I noticed in Eliezer's latest MoR update that he now has 18,000 words written, and even when that 'chapter' is finished, he still doesn't plan to post anything, on top of a drought that has now lasted more than half a year.

This doesn't seem very optimal from the point of view of gaining readers.

But I was wondering how one would quantify that - how one would estimate how many readers Eliezer's MoR strategy of very rare huge dumps is costing him.

Maybe survivorship curves, where survivorship is defined as 'posting a review on FF.net'?

So if say during the weekly MoR updates, a reader who posted a review of chapter X posted a review anywhere in X to X+n, that counts as survival of that reader. One problem here is that new readers are constantly arriving... You can't simply say 'X readers did not return from chapter 25 to chapter 30, while X+N did not return from chapter 85 to 86, therefore frequent updates are better' since you would expect the latter to be bigger simply because more people are reading.

And even if you had data on unfavoriting or unfollowing, the important part is the opportunity cost - how many readers would have subscribed with regular updates

If you had total page views, that'd be another thing; you could look at conversions: what percentage of page views resulted in conversions to subscribers for the regular update period versus the feast/fame periods. But I don't think FF.net provides it and while hpmor.com has Google Analytics, I don't have access.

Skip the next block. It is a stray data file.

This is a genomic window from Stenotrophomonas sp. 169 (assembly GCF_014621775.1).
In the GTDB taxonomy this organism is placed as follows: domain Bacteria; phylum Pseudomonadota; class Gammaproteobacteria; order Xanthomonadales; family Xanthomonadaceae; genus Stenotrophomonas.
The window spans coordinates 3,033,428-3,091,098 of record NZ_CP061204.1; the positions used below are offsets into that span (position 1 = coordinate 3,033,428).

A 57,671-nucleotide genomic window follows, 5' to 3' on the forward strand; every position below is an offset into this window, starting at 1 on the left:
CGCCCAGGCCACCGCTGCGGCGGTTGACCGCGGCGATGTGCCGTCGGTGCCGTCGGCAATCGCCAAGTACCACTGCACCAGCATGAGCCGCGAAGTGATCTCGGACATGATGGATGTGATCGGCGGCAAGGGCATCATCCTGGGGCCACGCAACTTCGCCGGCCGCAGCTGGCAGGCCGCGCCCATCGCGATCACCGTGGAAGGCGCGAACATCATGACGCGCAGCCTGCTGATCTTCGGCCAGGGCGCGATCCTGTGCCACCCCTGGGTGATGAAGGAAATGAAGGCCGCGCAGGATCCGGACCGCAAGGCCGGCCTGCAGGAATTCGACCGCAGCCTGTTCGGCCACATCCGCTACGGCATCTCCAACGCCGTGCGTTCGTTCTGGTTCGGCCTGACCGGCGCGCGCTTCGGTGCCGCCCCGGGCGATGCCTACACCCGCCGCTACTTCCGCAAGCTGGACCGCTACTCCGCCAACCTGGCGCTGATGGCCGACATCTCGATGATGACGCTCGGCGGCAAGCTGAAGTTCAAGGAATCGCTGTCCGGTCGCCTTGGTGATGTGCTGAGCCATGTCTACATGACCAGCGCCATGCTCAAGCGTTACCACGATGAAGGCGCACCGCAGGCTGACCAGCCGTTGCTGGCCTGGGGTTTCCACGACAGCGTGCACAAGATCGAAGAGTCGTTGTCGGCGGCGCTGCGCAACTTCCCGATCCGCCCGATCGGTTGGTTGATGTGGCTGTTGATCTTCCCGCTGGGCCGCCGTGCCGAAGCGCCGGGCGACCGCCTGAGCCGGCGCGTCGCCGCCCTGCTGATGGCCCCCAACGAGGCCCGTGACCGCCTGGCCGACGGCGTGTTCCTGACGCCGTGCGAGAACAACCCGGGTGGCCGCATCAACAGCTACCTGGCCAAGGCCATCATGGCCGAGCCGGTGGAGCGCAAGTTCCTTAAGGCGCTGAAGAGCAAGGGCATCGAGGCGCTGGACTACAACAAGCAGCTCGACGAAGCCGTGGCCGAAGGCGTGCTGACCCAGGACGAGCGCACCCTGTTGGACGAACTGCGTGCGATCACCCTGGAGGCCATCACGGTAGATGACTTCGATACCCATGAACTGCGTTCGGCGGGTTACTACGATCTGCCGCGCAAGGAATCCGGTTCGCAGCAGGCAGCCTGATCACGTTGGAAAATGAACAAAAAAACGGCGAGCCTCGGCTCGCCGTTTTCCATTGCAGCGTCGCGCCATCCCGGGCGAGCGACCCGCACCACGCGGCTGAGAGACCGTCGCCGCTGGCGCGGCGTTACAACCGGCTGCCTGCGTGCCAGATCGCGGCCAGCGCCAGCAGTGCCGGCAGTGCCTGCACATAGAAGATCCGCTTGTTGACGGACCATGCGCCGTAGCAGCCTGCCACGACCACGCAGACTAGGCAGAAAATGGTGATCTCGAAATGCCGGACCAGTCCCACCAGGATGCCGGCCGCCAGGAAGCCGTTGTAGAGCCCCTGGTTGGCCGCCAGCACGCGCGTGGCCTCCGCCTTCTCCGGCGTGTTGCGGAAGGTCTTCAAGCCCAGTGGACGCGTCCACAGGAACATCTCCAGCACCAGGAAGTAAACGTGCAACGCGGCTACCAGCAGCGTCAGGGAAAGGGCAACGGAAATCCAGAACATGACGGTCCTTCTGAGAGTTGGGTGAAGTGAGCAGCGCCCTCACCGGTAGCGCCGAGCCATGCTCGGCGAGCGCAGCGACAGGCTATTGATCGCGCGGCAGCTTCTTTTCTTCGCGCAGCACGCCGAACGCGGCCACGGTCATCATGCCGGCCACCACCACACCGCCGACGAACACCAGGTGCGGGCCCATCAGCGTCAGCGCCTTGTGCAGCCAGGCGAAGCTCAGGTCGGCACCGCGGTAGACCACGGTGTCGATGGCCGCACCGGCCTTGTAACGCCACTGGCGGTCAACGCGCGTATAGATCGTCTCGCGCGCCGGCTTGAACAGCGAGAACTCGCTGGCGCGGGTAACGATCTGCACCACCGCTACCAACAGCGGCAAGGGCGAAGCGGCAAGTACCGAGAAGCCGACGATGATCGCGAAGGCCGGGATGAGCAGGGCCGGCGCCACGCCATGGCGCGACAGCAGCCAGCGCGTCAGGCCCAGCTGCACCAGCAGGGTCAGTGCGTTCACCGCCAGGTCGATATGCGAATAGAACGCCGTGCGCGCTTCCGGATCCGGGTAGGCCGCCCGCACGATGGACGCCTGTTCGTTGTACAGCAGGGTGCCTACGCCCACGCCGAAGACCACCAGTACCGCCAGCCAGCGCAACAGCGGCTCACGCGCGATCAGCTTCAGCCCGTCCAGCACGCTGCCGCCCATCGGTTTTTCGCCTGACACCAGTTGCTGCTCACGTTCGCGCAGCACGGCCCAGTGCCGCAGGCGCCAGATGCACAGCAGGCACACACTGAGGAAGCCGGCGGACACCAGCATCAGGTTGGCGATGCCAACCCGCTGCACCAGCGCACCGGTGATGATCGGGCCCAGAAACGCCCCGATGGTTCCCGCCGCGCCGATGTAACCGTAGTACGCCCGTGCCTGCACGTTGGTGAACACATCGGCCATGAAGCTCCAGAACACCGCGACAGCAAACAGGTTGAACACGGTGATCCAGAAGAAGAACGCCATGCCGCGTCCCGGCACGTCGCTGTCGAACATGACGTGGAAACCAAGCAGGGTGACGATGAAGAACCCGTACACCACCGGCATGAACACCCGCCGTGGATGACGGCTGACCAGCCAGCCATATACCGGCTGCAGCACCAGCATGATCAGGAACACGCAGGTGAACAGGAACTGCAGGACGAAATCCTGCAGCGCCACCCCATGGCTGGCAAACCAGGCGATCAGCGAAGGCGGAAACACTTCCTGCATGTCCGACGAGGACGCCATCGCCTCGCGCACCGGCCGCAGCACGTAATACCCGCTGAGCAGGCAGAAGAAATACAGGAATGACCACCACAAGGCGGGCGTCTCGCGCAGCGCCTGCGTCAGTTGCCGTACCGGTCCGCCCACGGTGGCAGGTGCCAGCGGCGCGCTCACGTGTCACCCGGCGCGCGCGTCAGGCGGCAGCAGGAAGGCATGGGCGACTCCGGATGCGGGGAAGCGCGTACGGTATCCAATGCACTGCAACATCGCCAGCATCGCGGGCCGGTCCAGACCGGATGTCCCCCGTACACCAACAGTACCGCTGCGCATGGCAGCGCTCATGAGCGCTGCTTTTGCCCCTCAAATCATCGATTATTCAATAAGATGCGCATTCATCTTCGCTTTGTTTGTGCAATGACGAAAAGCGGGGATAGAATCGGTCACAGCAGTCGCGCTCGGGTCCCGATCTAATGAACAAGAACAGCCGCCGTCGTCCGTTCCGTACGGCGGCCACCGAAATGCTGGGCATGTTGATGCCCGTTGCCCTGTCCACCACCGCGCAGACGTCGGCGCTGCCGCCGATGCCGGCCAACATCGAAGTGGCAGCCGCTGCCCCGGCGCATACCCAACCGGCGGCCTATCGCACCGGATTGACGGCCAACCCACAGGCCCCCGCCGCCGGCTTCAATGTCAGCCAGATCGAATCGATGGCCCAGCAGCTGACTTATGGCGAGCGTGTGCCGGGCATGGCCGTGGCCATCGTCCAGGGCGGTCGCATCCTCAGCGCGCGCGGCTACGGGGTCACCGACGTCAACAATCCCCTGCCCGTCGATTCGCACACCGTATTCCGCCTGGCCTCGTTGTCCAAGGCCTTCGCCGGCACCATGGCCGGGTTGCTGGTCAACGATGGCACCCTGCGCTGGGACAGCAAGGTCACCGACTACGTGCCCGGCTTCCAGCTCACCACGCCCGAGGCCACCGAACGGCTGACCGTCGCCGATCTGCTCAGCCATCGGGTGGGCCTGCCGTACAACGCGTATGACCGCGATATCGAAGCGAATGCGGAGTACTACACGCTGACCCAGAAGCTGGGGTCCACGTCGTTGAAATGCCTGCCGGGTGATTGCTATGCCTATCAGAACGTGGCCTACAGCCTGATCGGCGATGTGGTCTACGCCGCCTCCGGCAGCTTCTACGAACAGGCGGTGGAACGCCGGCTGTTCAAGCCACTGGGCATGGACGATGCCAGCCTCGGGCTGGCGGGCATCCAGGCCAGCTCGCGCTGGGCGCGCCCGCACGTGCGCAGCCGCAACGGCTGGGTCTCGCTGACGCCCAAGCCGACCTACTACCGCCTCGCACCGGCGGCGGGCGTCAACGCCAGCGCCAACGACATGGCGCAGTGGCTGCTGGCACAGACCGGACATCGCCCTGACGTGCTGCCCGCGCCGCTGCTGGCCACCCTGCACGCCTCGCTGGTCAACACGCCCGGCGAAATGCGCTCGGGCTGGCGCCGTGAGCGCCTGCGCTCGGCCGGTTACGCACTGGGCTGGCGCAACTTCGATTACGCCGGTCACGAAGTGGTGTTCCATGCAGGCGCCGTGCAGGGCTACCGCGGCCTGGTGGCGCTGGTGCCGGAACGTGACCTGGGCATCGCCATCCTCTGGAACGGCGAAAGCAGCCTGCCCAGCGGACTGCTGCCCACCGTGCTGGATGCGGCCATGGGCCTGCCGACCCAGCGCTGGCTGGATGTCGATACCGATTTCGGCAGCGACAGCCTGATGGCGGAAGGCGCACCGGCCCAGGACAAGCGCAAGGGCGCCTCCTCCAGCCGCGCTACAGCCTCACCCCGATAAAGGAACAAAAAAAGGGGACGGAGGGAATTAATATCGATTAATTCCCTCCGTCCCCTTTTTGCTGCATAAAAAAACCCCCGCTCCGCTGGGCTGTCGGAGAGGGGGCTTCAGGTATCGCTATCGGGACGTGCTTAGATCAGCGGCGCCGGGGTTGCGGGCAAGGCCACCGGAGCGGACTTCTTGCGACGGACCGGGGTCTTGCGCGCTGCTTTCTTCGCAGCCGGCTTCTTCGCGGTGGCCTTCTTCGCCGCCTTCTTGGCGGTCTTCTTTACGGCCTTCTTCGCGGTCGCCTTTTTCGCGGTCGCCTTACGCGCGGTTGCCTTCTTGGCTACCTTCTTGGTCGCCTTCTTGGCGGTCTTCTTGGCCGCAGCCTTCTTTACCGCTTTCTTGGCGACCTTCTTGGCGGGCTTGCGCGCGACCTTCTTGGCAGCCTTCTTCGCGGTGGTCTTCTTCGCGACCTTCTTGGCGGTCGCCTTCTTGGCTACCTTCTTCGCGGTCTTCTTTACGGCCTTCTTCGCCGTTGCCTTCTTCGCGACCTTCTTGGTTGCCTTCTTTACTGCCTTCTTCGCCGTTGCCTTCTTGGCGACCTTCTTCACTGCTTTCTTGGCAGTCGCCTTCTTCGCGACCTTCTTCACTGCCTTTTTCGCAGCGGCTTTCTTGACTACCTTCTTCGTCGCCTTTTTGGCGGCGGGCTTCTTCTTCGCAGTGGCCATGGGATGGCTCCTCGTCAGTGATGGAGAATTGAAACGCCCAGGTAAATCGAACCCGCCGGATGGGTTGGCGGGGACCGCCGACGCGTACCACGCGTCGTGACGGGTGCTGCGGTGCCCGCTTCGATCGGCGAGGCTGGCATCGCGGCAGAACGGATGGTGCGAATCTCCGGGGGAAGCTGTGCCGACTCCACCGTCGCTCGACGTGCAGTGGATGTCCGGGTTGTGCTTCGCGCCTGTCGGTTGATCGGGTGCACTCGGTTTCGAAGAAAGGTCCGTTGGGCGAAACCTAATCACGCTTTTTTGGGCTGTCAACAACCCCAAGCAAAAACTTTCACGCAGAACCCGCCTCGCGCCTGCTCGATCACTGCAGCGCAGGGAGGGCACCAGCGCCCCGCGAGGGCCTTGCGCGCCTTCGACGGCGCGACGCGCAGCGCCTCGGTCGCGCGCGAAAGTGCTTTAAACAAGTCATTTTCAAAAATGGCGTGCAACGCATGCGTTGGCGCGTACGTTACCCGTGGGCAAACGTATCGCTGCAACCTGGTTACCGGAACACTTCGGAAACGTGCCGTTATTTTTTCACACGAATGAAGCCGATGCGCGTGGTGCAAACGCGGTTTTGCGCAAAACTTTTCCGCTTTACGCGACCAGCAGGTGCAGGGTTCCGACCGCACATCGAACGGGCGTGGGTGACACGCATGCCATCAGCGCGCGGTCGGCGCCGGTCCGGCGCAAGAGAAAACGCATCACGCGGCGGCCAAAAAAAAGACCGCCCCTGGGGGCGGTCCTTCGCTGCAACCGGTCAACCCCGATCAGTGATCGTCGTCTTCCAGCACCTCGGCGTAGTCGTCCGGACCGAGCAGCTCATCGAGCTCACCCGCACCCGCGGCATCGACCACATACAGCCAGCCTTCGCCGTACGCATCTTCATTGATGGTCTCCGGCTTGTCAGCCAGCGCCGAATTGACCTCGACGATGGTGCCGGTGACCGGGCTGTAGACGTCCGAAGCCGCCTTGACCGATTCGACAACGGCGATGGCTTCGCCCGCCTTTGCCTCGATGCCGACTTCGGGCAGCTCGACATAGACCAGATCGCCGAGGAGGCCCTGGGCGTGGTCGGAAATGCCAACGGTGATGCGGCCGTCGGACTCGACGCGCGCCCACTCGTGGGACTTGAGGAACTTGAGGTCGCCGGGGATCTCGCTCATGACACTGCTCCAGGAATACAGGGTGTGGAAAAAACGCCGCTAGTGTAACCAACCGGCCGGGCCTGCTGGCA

Maybe one could look at each chapter pair-wise, and seeing what fraction of reviewers return? The growth might average out since we're doing so many comparisons... But the delay is now so extreme this would fail: we'd expect a huge growth in reviewers from chapter 85 to chapter 86, for example, simply because it's been like 8 months now - here too the problem is that the growth in reviewers will be less than what it "should be". But how do we figure out "should be"?

After some additional discussion with clone_of_saturn, I've rejected the idea of survivorship curves; we thought correlations between duration and total review count might work, but interpretation was not clear. So the best current idea is: gather duration between each chapter, the # of reviews posted within X days (where X is something like 2 or 3), plot the points, and then see whether a line fits it better or a logarithm/logistic curve - to see whether growth slowed as the updates were spaced further apart.

Getting the data is the problem. It's easy to get total reviews for each chapter since FF.net provides them. I don't know of any way to get total reviews after X days posted, though!

A script or program could probably do it, but I'm not sure I want to bother with all this work (especially since I don't know how to do Bayesian line or logistic-fitting) if it's not of interest to anyone or Eliezer would simply ignore any results.

The long drought may cost Eliezer some readers, but the fan base is so enthusiastic that I don't think it's a huge loss.

On the other hand, I might be generalizing from myself-- I've been swamped in good things to read for so long that I'm not extremely focused on the wait for any particular thing.

I noticed in Eliezer's latest MoR update that he now has